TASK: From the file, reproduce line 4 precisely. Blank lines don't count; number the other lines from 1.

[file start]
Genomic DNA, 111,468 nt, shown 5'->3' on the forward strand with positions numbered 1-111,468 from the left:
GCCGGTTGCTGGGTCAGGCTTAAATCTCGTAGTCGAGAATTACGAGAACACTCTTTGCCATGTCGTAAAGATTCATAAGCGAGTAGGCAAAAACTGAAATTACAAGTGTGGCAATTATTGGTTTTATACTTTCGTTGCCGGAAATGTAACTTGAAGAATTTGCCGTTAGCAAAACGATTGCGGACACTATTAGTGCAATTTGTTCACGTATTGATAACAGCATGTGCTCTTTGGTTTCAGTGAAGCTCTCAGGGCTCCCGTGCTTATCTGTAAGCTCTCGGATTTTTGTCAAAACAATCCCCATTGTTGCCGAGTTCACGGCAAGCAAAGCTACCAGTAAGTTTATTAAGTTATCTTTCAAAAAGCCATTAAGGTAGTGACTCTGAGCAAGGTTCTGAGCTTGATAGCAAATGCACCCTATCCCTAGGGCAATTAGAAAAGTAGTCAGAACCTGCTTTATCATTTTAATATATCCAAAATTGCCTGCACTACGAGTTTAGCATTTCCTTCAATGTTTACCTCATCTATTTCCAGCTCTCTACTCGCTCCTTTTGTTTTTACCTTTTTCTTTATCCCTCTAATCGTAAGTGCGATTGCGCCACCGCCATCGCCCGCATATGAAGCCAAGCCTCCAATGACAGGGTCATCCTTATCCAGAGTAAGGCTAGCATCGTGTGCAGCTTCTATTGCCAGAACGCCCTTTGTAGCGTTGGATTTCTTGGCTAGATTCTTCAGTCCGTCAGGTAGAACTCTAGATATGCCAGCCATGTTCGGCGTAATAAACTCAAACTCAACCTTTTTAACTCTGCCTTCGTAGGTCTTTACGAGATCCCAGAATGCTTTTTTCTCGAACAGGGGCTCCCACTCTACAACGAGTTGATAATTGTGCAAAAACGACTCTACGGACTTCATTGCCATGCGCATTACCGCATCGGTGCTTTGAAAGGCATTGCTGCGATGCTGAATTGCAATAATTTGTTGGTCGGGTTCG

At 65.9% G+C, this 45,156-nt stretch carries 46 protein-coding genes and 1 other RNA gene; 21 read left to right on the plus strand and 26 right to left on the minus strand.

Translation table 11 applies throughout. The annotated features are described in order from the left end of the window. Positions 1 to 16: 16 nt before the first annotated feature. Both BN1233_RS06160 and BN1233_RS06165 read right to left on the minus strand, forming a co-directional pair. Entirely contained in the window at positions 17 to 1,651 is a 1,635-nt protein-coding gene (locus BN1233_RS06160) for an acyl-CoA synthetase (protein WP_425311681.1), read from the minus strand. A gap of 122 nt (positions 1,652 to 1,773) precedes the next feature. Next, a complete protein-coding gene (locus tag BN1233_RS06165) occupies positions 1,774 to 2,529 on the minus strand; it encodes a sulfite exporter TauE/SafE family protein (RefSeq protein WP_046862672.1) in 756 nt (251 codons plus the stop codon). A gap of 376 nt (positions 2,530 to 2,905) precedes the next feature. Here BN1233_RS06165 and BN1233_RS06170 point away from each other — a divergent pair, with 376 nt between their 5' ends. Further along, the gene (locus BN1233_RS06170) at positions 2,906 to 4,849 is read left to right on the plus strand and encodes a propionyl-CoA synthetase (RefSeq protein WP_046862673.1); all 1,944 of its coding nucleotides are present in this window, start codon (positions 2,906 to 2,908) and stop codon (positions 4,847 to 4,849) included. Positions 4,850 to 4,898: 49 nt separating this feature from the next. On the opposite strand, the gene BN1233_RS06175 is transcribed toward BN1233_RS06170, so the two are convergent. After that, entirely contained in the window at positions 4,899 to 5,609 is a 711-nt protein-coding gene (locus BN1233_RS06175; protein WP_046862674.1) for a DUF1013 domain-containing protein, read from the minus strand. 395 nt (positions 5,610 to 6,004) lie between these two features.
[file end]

Translation table 11 applies throughout. The annotated features are described in order from the left end of the window. Positions 1 to 16: 16 nt before the first annotated feature. Both BN1233_RS06160 and BN1233_RS06165 read right to left on the minus strand, forming a co-directional pair. Entirely contained in the window at positions 17 to 1,651 is a 1,635-nt protein-coding gene (locus BN1233_RS06160) for an acyl-CoA synthetase (protein WP_425311681.1), read from the minus strand. A gap of 122 nt (positions 1,652 to 1,773) precedes the next feature. Next, a complete protein-coding gene (locus tag BN1233_RS06165) occupies positions 1,774 to 2,529 on the minus strand; it encodes a sulfite exporter TauE/SafE family protein (RefSeq protein WP_046862672.1) in 756 nt (251 codons plus the stop codon). A gap of 376 nt (positions 2,530 to 2,905) precedes the next feature. Here BN1233_RS06165 and BN1233_RS06170 point away from each other — a divergent pair, with 376 nt between their 5' ends. Further along, the gene (locus BN1233_RS06170) at positions 2,906 to 4,849 is read left to right on the plus strand and encodes a propionyl-CoA synthetase (RefSeq protein WP_046862673.1); all 1,944 of its coding nucleotides are present in this window, start codon (positions 2,906 to 2,908) and stop codon (positions 4,847 to 4,849) included. Positions 4,850 to 4,898: 49 nt separating this feature from the next. On the opposite strand, the gene BN1233_RS06175 is transcribed toward BN1233_RS06170, so the two are convergent. After that, entirely contained in the window at positions 4,899 to 5,609 is a 711-nt protein-coding gene (locus BN1233_RS06175; protein WP_046862674.1) for a DUF1013 domain-containing protein, read from the minus strand. 395 nt (positions 5,610 to 6,004) lie between these two features.